Black Lives Matter bring fight for racial justice to Vancouver Dyke March

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Led by Black Lives Matter-Vancouver, hundreds of people marched together from McSpadden Park to Grandview Park at the 13th Annual Dyke March in Vancouver on July 30.

In solidarity with Black Lives Matter chapters across the U.S. and in Toronto, BLM Vancouver is calling for a stronger intentional focus on Indigenous, people of colour, and Black communities, and for the police force to withdraw at future Pride parades. 

Instead of participating in Pride with a police-only float, BLM Vancouver proposed a general float for those who work in public service and wish to celebrate Pride.

On June 26, Black Lives Matter San Francisco, who withdrew from participating at Pride, released an official statement on police in pride parades. BLM cited the ongoing police violence against queer and transgender people of colour as the reason for bypassing Pride. 

"For us, celebrating Pride this year meant choosing between the threat of homophobic and transphobic vigilante violence and the threat of police violence. We had a tough decision to make, and ultimately we chose to keep our people safe by not participating in any event that would leave our communities vulnerable to either."

Last month, Black Lives Matter Toronto organized a sit-in at the city's Pride parade until a list of demands reflecting the needs of racialized queer communities and challenging anti-Black racism and police militarization were addressed.

BLM Vancouver released an open letter to the Vancouver Pride Society and the Vancouver Police Department on July 15 in solidarity with BLM TO and other BLM chapters.

The letter declares, "…we understand and support BLM-Toronto's reluctance towards having the police force, as it exists as an institution, involved as a prominent fixture in the parade. Having the Vancouver Police Department on the ground to perform a civil service is understandable. Having the institution participate on a float in the organized festivities of the actual parade is inappropriate and insulting to those who came before us to make Pride celebrations possible, some of who even died for the cause. Embracing the institution in an event that originates from protest against its actions makes us justifiably uncomfortable."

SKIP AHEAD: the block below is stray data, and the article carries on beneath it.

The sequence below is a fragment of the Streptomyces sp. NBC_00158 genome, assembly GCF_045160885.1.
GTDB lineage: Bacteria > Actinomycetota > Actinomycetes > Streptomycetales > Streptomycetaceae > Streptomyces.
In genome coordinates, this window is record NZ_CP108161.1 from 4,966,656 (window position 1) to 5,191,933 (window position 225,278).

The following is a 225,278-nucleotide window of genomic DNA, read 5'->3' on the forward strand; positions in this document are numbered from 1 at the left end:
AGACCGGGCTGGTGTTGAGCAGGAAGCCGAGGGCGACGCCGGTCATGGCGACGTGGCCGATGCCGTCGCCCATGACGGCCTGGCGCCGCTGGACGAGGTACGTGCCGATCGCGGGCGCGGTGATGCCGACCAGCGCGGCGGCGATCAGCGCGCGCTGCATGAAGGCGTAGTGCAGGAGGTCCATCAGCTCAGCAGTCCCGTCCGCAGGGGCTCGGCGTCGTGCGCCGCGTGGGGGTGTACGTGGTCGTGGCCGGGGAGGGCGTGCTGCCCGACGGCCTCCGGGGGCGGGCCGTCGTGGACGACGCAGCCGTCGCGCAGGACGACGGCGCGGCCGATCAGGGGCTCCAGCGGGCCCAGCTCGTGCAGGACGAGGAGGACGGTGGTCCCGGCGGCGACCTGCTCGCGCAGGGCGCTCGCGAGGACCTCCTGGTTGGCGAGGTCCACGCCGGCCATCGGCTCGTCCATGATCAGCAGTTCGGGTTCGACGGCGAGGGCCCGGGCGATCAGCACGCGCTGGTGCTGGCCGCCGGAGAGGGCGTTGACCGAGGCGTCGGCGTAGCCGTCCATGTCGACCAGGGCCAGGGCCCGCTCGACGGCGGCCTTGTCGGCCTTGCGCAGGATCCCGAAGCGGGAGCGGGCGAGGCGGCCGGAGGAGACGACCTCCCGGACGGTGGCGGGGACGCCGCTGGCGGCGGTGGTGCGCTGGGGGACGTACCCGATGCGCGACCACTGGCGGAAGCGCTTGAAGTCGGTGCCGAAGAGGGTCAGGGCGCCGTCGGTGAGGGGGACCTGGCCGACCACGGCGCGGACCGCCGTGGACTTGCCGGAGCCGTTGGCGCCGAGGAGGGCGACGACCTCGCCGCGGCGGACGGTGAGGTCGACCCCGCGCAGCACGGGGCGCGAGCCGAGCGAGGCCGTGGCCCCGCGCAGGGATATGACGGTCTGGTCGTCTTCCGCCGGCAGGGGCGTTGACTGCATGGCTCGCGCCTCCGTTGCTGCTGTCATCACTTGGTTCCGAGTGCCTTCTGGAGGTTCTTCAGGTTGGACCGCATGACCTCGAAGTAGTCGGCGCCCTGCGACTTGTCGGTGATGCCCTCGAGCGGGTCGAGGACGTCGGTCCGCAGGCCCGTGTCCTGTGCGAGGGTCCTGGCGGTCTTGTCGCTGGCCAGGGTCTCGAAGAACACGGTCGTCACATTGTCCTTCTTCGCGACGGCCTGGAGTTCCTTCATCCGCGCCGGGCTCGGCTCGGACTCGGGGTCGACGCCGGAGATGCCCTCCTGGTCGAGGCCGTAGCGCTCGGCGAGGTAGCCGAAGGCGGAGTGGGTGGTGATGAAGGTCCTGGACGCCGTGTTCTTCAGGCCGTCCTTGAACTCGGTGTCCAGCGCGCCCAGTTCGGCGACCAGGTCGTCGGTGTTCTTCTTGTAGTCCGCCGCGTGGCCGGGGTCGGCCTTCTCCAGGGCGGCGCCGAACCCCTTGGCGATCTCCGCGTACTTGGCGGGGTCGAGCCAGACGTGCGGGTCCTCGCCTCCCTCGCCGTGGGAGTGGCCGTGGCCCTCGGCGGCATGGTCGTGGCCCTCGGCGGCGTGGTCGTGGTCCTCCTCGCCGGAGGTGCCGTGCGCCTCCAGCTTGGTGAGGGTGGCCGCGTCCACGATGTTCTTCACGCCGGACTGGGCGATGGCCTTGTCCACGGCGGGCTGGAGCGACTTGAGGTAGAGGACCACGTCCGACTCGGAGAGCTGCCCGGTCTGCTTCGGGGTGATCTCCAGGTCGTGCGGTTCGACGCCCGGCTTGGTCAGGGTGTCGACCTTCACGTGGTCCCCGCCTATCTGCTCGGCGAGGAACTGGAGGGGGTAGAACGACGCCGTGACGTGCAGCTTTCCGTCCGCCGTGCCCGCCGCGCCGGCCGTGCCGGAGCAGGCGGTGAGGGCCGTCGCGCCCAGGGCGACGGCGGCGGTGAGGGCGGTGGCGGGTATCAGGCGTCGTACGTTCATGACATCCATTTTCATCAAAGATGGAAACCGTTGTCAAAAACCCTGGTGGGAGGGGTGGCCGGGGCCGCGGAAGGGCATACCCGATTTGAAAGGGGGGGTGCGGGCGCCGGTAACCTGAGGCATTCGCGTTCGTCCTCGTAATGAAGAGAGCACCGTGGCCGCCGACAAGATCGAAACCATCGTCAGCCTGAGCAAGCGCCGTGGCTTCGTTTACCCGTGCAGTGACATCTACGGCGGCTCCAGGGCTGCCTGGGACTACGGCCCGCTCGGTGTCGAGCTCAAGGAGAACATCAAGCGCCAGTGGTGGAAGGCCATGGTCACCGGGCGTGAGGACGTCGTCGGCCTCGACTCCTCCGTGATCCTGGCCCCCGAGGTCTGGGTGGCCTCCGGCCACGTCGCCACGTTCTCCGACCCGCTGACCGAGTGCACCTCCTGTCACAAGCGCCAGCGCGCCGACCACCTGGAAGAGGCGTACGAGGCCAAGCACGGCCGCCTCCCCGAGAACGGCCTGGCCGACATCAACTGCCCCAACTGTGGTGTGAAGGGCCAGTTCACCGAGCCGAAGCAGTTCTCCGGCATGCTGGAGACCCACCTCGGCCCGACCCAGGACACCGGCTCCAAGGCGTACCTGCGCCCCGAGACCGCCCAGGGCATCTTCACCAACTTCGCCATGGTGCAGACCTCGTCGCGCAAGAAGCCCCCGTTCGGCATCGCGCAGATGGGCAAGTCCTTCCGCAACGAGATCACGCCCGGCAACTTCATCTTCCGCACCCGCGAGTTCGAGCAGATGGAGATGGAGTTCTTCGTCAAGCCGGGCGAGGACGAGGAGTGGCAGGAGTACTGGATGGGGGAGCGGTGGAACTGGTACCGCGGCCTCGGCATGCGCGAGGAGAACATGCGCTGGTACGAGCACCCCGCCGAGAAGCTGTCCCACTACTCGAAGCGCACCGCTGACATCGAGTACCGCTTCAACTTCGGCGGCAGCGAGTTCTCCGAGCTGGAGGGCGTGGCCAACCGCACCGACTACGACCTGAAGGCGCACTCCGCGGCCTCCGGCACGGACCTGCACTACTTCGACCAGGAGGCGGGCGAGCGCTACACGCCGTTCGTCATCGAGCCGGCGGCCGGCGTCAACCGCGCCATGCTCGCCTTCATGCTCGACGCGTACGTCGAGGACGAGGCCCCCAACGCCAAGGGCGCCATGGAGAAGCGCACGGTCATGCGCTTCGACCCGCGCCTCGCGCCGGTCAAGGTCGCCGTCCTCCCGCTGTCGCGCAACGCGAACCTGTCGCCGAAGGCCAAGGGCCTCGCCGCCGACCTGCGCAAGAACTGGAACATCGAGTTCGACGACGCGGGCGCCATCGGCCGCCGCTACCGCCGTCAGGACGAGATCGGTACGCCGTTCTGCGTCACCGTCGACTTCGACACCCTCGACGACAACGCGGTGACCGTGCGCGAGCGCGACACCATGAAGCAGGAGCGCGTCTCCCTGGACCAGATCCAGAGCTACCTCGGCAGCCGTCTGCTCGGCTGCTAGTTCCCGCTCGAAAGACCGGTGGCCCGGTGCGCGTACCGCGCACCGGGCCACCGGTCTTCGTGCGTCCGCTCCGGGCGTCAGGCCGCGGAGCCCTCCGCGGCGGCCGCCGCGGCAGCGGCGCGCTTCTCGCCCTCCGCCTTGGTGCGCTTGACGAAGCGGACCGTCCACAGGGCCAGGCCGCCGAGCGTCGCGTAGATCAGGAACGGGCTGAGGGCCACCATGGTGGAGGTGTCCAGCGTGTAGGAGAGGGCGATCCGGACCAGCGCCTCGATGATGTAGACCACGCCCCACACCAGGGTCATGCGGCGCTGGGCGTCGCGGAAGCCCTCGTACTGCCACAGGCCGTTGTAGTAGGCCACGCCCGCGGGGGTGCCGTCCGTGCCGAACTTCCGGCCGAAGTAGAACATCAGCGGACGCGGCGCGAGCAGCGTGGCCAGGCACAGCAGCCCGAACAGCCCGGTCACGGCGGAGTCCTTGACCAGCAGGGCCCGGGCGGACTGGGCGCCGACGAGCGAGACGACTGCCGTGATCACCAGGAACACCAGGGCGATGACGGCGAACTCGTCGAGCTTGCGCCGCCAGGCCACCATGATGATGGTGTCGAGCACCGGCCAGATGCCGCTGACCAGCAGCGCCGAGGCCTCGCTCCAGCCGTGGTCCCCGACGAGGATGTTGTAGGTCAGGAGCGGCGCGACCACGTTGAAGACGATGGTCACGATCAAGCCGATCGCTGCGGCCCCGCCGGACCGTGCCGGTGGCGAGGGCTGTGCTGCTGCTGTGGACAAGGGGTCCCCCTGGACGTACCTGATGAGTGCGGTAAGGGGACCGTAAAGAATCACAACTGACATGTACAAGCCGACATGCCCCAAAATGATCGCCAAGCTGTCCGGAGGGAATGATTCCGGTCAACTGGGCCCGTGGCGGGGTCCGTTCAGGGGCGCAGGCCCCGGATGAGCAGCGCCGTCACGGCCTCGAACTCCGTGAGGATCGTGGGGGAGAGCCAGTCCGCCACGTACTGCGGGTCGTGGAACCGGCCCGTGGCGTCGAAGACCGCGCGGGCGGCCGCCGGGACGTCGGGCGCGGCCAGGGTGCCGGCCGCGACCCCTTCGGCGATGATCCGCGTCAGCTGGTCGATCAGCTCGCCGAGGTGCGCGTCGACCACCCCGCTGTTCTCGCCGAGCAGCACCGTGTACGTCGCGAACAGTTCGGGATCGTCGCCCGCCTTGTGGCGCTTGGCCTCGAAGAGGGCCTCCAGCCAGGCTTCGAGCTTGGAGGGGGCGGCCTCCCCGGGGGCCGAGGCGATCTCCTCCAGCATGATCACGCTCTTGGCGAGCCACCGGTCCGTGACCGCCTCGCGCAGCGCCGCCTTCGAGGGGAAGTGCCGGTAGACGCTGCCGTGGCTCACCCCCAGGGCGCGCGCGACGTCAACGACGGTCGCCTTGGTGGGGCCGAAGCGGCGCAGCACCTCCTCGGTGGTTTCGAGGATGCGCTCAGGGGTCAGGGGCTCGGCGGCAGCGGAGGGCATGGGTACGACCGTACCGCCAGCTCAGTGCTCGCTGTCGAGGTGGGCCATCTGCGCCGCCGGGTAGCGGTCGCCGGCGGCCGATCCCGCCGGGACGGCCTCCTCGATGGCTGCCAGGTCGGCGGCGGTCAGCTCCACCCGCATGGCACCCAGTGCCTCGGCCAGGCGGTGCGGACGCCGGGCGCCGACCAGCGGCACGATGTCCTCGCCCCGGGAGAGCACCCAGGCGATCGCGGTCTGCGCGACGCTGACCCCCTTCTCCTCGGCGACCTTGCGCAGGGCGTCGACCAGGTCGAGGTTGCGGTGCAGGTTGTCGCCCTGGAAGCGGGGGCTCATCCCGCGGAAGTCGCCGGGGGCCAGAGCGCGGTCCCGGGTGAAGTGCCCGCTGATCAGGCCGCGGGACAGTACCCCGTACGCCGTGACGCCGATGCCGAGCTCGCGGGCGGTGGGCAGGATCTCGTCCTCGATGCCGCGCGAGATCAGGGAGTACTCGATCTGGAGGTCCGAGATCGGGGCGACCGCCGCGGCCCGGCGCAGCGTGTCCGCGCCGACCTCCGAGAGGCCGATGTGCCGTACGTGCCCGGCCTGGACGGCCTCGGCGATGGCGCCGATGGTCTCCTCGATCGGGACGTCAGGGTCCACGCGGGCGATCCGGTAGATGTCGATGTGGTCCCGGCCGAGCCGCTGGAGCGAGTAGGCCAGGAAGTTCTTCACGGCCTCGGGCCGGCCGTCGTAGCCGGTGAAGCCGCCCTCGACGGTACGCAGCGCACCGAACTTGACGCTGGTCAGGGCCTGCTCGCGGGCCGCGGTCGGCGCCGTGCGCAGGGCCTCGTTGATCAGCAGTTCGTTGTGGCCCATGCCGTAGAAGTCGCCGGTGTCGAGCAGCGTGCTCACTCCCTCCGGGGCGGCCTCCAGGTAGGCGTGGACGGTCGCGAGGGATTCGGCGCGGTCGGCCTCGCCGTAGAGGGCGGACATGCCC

For racialized queer, two-spirited, and transgender people of colour, the presence of police often incites fear and trauma. 

The Stonewall riots, which was led by queer and trans people of colour and sparked the gay liberation movement, was a response to violent police raids.

In Canada, the LGBTQ community were victims of violent bathhouse police raids in Toronto in 1981 and at the Pussy Palace in 2000.

Since the release of their letter, BLM Vancouver has met with The Vancouver Pride Society to discuss inclusion of marginalized folk in the queer community and at future events. 

Although the Vancouver police were present and marched in the Pride parade this past Sunday, their Armoured Response Vehicle did not make an appearance in agreement with BLM Vancouver. 

For BLM Vancouver, this is a victory

At the Dyke March on Saturday, marchers danced, biked, and walked down Commercial Street to the festival at Grandview Park in celebration.

The crowd paused in the middle of the march for a moment of silence in honor of the victims of the Pulse Nightclub shooting in Orlando and the Black lives lost at the hands of police. A non-Black poet also performed a poem to express their solidarity. 

There was a basic police presence with a handful of officers on bikes maintaining traffic for marchers to pass through. 

At the festival at Grandview Park, Cicely-Belle Blain, co-founder of the BLM Vancouver chapter, took the stage to honour the Black and PoC queer lives lost in Orlando and police violence over the past year.

"It's really important for us to recognize that a lot of the communities that were affected by those incidents were racialized, a lot of them Latinx and Black folk, also a lot of the women who have being murdered in the United States but also in Canada through instances of police brutality. Often, their voices and their stories are completely silenced in the face of both racialized and gendered discrimination," noted Blain. 

BLM Vancouver member, Guy Noah also reminded the crowd of the Black lives on the frontlines fighting against racial injustice and police brutality.

"It's not over. No one is being held accountable and the accountability needs to be there. The conversation needs to be there," said Noah before leading the crowd in a Black Lives Matter chant.

"Black lives!" shouted Noah. "Matter!" the crowd echoed. 

Lenée is a freelance multimedia journalist based in Metro Vancouver. Follower her on Twitter @LeneeSon

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